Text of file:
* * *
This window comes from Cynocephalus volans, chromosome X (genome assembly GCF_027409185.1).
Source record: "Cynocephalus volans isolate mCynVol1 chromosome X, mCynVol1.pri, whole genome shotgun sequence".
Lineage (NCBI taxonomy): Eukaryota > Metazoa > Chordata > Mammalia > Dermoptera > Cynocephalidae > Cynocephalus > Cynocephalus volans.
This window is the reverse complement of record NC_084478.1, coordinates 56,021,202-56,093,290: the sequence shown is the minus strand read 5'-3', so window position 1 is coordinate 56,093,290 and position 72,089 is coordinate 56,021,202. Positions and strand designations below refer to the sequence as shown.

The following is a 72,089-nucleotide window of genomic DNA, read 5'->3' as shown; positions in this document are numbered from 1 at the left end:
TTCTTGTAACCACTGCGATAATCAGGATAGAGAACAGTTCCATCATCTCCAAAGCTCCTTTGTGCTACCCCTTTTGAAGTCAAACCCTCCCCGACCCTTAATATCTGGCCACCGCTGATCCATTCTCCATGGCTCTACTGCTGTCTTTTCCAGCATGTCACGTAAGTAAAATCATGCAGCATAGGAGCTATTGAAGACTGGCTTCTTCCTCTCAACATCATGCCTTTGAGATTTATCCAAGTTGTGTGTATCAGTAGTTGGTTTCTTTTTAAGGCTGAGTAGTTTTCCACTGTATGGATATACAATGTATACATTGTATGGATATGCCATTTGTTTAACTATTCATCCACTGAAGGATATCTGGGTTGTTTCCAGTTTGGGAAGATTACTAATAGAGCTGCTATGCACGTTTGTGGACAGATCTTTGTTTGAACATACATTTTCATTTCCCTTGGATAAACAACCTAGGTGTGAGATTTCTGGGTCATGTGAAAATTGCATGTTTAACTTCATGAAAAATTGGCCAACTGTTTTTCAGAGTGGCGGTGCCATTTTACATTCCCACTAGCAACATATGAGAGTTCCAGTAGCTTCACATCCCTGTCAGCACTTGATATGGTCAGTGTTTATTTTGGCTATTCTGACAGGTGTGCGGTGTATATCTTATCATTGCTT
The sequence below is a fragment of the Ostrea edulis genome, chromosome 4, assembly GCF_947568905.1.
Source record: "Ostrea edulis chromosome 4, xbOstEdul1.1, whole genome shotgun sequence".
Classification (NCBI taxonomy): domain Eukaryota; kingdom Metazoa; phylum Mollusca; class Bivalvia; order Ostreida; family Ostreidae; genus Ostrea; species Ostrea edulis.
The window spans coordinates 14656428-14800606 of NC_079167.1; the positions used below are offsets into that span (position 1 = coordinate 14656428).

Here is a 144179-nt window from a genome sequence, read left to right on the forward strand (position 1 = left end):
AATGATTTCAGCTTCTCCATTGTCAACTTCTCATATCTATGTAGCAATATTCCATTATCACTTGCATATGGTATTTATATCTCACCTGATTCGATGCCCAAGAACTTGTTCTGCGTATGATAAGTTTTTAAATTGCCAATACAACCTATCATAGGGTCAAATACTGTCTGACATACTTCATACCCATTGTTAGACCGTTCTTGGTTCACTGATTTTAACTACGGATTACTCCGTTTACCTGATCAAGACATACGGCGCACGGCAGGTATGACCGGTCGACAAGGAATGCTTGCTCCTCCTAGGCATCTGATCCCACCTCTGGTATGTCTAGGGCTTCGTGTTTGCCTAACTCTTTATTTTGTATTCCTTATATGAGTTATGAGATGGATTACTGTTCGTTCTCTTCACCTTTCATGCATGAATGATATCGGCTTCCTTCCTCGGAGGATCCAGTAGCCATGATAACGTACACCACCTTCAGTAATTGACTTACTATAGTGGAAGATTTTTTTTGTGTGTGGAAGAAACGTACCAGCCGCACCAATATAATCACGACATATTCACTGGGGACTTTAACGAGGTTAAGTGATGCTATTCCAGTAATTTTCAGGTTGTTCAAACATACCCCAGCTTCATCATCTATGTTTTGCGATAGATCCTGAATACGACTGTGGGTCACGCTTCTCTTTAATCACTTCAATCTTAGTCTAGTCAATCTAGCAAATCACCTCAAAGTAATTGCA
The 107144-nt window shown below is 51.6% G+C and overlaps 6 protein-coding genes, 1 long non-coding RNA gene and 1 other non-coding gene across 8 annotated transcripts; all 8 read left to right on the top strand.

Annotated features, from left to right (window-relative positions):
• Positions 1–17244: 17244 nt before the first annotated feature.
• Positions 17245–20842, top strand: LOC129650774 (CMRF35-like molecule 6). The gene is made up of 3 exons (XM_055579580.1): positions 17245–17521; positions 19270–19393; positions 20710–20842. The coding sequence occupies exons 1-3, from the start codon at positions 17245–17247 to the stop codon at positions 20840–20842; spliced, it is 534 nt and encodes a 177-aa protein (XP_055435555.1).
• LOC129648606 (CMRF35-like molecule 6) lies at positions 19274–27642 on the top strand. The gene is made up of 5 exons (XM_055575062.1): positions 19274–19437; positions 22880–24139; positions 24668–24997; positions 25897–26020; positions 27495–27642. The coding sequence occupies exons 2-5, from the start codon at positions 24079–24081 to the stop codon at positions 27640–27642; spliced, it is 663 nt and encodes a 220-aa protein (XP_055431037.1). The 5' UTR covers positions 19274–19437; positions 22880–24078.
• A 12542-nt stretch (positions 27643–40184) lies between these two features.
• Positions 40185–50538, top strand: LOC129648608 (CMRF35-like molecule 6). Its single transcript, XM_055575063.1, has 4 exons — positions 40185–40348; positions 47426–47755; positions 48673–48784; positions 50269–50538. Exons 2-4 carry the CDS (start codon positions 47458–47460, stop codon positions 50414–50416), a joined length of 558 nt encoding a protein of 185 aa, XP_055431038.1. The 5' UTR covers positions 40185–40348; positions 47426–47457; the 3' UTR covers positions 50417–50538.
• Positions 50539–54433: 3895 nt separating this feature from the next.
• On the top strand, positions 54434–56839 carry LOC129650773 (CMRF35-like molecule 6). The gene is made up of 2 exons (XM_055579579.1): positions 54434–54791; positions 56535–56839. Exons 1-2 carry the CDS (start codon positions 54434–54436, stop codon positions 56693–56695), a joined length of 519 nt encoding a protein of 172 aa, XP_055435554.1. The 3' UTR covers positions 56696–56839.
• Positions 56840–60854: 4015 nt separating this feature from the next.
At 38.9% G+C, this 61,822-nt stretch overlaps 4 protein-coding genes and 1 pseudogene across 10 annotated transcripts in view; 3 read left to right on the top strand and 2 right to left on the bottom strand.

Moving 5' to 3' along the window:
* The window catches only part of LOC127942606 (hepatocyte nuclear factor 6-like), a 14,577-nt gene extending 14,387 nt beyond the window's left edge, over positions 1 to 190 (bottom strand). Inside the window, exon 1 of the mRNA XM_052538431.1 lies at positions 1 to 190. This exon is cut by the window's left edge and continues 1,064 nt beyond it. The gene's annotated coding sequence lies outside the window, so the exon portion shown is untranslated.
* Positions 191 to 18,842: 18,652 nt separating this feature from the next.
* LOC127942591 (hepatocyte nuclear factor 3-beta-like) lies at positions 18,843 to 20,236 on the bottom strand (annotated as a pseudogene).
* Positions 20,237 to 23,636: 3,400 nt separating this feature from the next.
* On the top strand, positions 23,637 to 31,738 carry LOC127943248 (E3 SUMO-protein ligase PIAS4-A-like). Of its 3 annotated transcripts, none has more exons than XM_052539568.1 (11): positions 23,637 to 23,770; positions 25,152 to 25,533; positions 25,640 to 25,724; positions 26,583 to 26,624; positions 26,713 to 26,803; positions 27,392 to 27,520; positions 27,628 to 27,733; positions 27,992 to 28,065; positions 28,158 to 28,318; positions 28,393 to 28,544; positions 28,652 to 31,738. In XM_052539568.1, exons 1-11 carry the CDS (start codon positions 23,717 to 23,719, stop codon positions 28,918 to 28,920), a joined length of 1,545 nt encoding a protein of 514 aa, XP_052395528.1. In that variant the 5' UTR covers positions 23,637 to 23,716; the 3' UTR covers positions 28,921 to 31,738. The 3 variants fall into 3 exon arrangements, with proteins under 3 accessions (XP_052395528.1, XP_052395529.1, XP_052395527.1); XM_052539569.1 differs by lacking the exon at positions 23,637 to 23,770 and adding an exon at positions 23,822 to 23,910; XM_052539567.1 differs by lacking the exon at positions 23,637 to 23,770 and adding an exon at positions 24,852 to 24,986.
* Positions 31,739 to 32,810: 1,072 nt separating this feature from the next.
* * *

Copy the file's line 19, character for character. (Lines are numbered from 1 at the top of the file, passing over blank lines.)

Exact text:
• Positions 40185–50538, top strand: LOC129648608 (CMRF35-like molecule 6). Its single transcript, XM_055575063.1, has 4 exons — positions 40185–40348; positions 47426–47755; positions 48673–48784; positions 50269–50538. Exons 2-4 carry the CDS (start codon positions 47458–47460, stop codon positions 50414–50416), a joined length of 558 nt encoding a protein of 185 aa, XP_055431038.1. The 5' UTR covers positions 40185–40348; positions 47426–47457; the 3' UTR covers positions 50417–50538.